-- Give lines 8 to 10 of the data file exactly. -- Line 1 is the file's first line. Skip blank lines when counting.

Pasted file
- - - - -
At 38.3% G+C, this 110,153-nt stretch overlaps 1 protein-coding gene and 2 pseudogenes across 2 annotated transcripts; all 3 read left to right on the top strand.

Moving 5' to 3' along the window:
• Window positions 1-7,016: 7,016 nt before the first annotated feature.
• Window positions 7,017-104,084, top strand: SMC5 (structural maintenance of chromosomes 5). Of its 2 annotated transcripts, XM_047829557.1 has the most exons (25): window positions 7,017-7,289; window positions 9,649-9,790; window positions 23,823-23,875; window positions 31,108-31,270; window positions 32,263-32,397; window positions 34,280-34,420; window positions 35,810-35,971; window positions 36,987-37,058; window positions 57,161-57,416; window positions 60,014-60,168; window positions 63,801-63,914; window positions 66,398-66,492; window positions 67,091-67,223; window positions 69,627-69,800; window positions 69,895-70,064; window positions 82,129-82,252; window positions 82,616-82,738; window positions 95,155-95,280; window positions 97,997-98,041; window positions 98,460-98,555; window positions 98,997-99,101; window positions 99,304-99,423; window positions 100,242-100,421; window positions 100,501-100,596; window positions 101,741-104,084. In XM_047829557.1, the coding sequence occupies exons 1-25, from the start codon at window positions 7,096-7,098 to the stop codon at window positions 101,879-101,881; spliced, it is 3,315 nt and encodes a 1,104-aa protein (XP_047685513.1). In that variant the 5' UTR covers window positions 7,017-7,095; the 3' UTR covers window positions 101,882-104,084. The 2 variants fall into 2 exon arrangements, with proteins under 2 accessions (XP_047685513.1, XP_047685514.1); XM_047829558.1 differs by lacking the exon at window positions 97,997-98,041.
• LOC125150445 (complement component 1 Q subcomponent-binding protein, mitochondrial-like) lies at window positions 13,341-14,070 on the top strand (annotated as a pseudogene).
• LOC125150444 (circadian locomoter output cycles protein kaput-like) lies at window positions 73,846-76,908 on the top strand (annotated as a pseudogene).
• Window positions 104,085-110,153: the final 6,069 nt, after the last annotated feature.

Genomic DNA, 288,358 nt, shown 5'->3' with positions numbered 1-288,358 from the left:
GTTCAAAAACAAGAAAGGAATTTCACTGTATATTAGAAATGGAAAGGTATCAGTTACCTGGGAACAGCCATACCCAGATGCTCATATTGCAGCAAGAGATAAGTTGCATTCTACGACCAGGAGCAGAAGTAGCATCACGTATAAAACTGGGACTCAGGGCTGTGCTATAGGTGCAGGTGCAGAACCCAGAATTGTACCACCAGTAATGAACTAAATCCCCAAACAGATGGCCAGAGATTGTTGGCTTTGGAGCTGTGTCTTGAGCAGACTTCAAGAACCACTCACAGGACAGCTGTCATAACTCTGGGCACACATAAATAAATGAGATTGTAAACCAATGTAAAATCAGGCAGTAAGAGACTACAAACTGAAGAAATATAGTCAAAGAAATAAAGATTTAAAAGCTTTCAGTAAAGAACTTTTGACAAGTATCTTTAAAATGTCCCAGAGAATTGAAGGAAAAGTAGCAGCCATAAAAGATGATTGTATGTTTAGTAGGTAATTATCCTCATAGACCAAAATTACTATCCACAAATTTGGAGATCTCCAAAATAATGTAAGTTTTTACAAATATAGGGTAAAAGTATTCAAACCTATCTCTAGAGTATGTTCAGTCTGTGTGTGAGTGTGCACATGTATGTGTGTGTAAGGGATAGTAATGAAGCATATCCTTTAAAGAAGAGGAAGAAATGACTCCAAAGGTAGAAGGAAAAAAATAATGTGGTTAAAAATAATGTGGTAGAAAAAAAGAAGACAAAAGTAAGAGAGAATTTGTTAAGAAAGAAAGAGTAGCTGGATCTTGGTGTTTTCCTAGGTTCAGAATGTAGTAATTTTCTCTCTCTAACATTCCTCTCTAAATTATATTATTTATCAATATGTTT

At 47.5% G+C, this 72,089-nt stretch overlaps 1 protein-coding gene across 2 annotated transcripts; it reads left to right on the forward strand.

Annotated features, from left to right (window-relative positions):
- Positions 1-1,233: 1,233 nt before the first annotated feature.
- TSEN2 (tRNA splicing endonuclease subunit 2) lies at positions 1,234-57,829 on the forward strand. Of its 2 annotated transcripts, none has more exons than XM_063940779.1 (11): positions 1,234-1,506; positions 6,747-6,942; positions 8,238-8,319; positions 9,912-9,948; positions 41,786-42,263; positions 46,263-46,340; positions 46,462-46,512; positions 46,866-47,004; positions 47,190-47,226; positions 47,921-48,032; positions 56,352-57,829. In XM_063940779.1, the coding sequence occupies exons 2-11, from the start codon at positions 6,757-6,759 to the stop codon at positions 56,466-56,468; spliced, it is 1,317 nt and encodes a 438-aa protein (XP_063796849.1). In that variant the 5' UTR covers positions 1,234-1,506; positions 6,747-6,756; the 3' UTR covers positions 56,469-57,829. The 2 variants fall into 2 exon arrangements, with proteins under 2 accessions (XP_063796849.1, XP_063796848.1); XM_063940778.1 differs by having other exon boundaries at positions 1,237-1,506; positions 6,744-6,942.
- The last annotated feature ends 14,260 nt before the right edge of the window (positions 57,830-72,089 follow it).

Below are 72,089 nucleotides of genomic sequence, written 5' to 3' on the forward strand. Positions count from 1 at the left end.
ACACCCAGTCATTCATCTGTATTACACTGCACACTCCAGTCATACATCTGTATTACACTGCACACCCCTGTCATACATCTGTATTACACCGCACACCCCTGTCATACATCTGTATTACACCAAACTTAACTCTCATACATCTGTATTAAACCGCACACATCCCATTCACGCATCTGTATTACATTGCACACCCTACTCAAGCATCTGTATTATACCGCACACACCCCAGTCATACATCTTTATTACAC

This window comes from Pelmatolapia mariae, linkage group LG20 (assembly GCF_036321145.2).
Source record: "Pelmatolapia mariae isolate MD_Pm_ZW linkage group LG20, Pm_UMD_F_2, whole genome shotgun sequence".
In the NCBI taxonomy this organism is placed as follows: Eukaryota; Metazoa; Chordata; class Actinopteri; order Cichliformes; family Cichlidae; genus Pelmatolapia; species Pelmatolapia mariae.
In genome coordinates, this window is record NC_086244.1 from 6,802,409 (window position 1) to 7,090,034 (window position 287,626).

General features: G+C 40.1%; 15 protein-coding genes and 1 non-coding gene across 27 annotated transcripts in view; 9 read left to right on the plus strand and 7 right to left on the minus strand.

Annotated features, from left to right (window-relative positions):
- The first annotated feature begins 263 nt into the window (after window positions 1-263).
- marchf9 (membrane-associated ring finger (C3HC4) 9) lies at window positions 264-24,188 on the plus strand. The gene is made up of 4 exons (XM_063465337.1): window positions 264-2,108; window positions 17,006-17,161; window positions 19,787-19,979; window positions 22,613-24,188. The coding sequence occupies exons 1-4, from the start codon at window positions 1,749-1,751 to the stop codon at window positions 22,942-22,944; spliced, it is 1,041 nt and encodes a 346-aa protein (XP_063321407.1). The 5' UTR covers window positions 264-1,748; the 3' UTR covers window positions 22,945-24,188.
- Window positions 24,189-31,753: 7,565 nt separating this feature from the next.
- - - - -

Genomic DNA, 288,358 nt, shown 5'->3' with positions numbered 1-288,358 from the left:
GTTCAAAAACAAGAAAGGAATTTCACTGTATATTAGAAATGGAAAGGTATCAGTTACCTGGGAACAGCCATACCCAGATGCTCATATTGCAGCAAGAGATAAGTTGCATTCTACGACCAGGAGCAGAAGTAGCATCACGTATAAAACTGGGACTCAGGGCTGTGCTATAGGTGCAGGTGCAGAACCCAGAATTGTACCACCAGTAATGAACTAAATCCCCAAACAGATGGCCAGAGATTGTTGGCTTTGGAGCTGTGTCTTGAGCAGACTTCAAGAACCACTCACAGGACAGCTGTCATAACTCTGGGCACACATAAATAAATGAGATTGTAAACCAATGTAAAATCAGGCAGTAAGAGACTACAAACTGAAGAAATATAGTCAAAGAAATAAAGATTTAAAAGCTTTCAGTAAAGAACTTTTGACAAGTATCTTTAAAATGTCCCAGAGAATTGAAGGAAAAGTAGCAGCCATAAAAGATGATTGTATGTTTAGTAGGTAATTATCCTCATAGACCAAAATTACTATCCACAAATTTGGAGATCTCCAAAATAATGTAAGTTTTTACAAATATAGGGTAAAAGTATTCAAACCTATCTCTAGAGTATGTTCAGTCTGTGTGTGAGTGTGCACATGTATGTGTGTGTAAGGGATAGTAATGAAGCATATCCTTTAAAGAAGAGGAAGAAATGACTCCAAAGGTAGAAGGAAAAAAATAATGTGGTTAAAAATAATGTGGTAGAAAAAAAGAAGACAAAAGTAAGAGAGAATTTGTTAAGAAAGAAAGAGTAGCTGGATCTTGGTGTTTTCCTAGGTTCAGAATGTAGTAATTTTCTCTCTCTAACATTCCTCTCTAAATTATATTATTTATCAATATGTTT

At 47.5% G+C, this 72,089-nt stretch overlaps 1 protein-coding gene across 2 annotated transcripts; it reads left to right on the forward strand.